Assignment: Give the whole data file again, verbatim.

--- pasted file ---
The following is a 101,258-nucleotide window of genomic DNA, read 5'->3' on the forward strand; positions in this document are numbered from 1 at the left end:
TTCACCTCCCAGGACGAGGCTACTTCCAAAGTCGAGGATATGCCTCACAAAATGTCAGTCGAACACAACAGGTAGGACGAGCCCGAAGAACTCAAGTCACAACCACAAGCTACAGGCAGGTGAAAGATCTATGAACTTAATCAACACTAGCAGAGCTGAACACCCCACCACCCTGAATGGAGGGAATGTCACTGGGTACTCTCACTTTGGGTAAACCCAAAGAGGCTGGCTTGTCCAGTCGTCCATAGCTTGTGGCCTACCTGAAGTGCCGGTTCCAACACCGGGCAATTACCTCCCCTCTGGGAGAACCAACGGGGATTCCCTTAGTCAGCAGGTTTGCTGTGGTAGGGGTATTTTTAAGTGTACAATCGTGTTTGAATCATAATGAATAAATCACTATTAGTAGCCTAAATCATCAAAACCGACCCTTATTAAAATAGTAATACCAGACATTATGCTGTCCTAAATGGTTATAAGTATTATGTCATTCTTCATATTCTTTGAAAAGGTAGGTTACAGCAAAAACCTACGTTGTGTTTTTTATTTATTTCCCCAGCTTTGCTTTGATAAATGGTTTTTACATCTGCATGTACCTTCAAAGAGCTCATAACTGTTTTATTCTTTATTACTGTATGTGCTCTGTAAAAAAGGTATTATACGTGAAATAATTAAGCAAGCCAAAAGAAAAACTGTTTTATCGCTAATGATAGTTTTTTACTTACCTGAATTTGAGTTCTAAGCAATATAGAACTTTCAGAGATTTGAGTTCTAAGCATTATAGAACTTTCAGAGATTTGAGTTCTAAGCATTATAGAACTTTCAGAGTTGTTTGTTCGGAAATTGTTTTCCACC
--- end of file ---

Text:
The following is a 101,258-nucleotide window of genomic DNA, read 5'->3' on the forward strand; positions in this document are numbered from 1 at the left end:
TTCACCTCCCAGGACGAGGCTACTTCCAAAGTCGAGGATATGCCTCACAAAATGTCAGTCGAACACAACAGGTAGGACGAGCCCGAAGAACTCAAGTCACAACCACAAGCTACAGGCAGGTGAAAGATCTATGAACTTAATCAACACTAGCAGAGCTGAACACCCCACCACCCTGAATGGAGGGAATGTCACTGGGTACTCTCACTTTGGGTAAACCCAAAGAGGCTGGCTTGTCCAGTCGTCCATAGCTTGTGGCCTACCTGAAGTGCCGGTTCCAACACCGGGCAATTACCTCCCCTCTGGGAGAACCAACGGGGATTCCCTTAGTCAGCAGGTTTGCTGTGGTAGGGGTATTTTTAAGTGTACAATCGTGTTTGAATCATAATGAATAAATCACTATTAGTAGCCTAAATCATCAAAACCGACCCTTATTAAAATAGTAATACCAGACATTATGCTGTCCTAAATGGTTATAAGTATTATGTCATTCTTCATATTCTTTGAAAAGGTAGGTTACAGCAAAAACCTACGTTGTGTTTTTTATTTATTTCCCCAGCTTTGCTTTGATAAATGGTTTTTACATCTGCATGTACCTTCAAAGAGCTCATAACTGTTTTATTCTTTATTACTGTATGTGCTCTGTAAAAAAGGTATTATACGTGAAATAATTAAGCAAGCCAAAAGAAAAACTGTTTTATCGCTAATGATAGTTTTTTACTTACCTGAATTTGAGTTCTAAGCAATATAGAACTTTCAGAGATTTGAGTTCTAAGCATTATAGAACTTTCAGAGATTTGAGTTCTAAGCATTATAGAACTTTCAGAGTTGTTTGTTCGGAAATTGTTTTCCACC